This evening, Robert Mayhew asked if I might be interested in posting the following essay on Robert Tracinski’s discussion of the role of philosophy in the ancient world in his “What Went Right?” essays. I am happy to do so. (For those unfamiliar with his academic credentials, Robert Mayhew is a professor of philosophy at Seton Hall specializing in ancient philosophy.) Bewarned: The essay is fairly long. It is also well worth a slow read.
“What went wrong with Robert Tracinski’s account of the ancient Greeks?”
In the first half of the penultimate installment of “What Went Right?” (“The Summit and the Foundation”), Robert Tracinski presents a view of the development of ancient Greek philosophy, and its relationship to classical Greek culture generally, that is deeply flawed. Further, these flaws seem to stem not simply from his ignorance of the subject matter, but from a desire to have his alternative to the Objectivist philosophy of history seem to fit the facts.
Tracinski writes: “The development of Greek culture at its height did not go . . . from abstract philosophy down to art and the sciences. It went the other direction. . . .” He then presents a survey of some of the (purportedly pre-philosophical) achievements of the ancient Greeks. (All dates are BC. A minor point: few of these dates are known with the precision Tracinski’s presentation suggests, and I have altered some of them accordingly, though nothing of importance follows from these revisions.)
Tracinski then asks: “How does all of this relate to the history of Greek philosophy?” He answers (sort of):
Greek philosophy made some important innovations beginning with Thales (c. 624-526 BC), there was in these early years no strong differentiation between philosophy and science or the other specialized fields, and the views of the early Greek philosophers were a confusing maelstrom, ranging from those who taught that change was impossible (Parmenides, 515-480 BC) to those who taught that there was nothing but change (Heraclitus, c. 535-475 BC). Philosophy did not fully emerge as a separately defined field until Socrates (c. 470-399), who defined the specific questions addressed by the discipline.
This does not really answer the question he posed, as it does not indicate the relationship between philosophy and the Greek cultural accomplishments that he surveys. Rather, it tells us that the first philosopher made some important innovations (no examples are given) but that philosophy in its early years was confusing and not properly distinguished from science. He sums up:
Notice the pattern: Greek art, literature, science, history, and medicine reached a crescendo of achievement in the second half of the 5th century BC–while Greek philosophy reached its crescendo of achievement one to two generations later, in the middle of the 4th century BC. In short, Aristotle was a product of the Golden Age of Athens, not the other way around.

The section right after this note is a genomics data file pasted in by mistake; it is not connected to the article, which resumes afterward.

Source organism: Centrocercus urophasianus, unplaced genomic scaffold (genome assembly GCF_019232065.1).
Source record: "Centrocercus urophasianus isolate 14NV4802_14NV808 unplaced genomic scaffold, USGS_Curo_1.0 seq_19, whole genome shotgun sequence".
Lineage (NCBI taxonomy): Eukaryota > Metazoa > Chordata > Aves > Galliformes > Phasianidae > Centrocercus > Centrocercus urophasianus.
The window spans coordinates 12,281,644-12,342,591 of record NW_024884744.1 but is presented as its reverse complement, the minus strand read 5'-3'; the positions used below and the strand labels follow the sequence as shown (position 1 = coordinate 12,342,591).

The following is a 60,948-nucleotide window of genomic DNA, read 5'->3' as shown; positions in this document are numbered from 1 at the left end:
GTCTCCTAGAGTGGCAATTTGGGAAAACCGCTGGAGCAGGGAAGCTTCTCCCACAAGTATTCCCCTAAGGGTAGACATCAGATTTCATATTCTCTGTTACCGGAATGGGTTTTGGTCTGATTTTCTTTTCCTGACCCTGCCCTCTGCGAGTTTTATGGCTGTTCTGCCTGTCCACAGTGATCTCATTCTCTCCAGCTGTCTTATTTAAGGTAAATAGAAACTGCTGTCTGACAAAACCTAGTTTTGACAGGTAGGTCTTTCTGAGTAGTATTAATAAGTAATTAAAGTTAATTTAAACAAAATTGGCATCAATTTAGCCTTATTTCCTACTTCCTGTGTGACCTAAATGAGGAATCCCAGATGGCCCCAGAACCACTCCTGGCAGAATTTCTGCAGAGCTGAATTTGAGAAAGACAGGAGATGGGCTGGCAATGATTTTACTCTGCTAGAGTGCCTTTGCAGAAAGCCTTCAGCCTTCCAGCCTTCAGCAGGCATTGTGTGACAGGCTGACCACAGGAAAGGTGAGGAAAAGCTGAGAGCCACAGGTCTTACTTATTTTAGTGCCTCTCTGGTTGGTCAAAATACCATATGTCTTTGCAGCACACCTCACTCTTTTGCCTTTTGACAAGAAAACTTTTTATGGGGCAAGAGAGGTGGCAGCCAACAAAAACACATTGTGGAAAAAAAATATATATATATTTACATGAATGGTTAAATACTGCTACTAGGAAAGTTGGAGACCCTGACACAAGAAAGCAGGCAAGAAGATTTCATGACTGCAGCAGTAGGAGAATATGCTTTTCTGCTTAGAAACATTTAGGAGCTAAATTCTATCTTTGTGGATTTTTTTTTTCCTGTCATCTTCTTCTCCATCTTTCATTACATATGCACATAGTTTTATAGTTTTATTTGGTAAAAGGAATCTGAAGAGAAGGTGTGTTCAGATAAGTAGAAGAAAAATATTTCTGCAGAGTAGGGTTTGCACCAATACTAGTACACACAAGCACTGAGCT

If Tracinski were simply commenting on when the various disciplines reached their peaks, this might count as an interesting observation–though it is certainly questionable (not to say absurd) to claim that ancient Greek science reached its peak in the fifth century. (How much of fifth century science is better than Aristotle’s?) But even assuming that Tracinski has his facts straight, notice that it does not follow that if art, literature, medicine etc. “reached a crescendo of achievement” before philosophy reached its crescendo, then therefore art, literature, medicine, etc. must have come to be and/or developed independently of philosophy. Yet in some sense this is what he wants to claim. Recall his statement: “The development of Greek culture at its height did not go . . . from abstract philosophy down to art and the sciences,” rather it “went the other direction”–i.e., from art and the sciences up to abstract philosophy.
What Tracinski wants us to conclude is that the greatness that is classical Greece had little to do with philosophy–though he conflates this idea, with another (more obviously true) one: that Aristotle did not come at the beginning of the development of classical culture, but at its end. We receive a stronger, more open, indication of his actual conclusion a bit later:
This history suggests a progression that should, in fact, seem natural and unsurprising: that new ideas arose first from achievements in the special sciences–from physics, mathematics, history, medicine, biology, and politics. These achievements were paralleled by advances in literature and art, which expressed, often in implicit, non-verbal form, the new conception of human life that was suggested by advances in other disciplines. Then at the end of this process, a great philosopher was able to explain what made all of those previous achievements possible, to identify their implicit method, and to draw, in explicit terms, the widest implications for our conception of human life and potential.
I cannot here reply to everything in this installment which I find objectionable, nor can I take the time to deal with the interesting issue of why ancient Greek philosophy and culture did not continue to progress after Aristotle. I am concerned most of all with correcting Tracinski’s presentation of the history of ancient Greek philosophy. But to fully understand where he goes wrong, it is necessary to point out that he equivocates on the meaning of “philosophy.”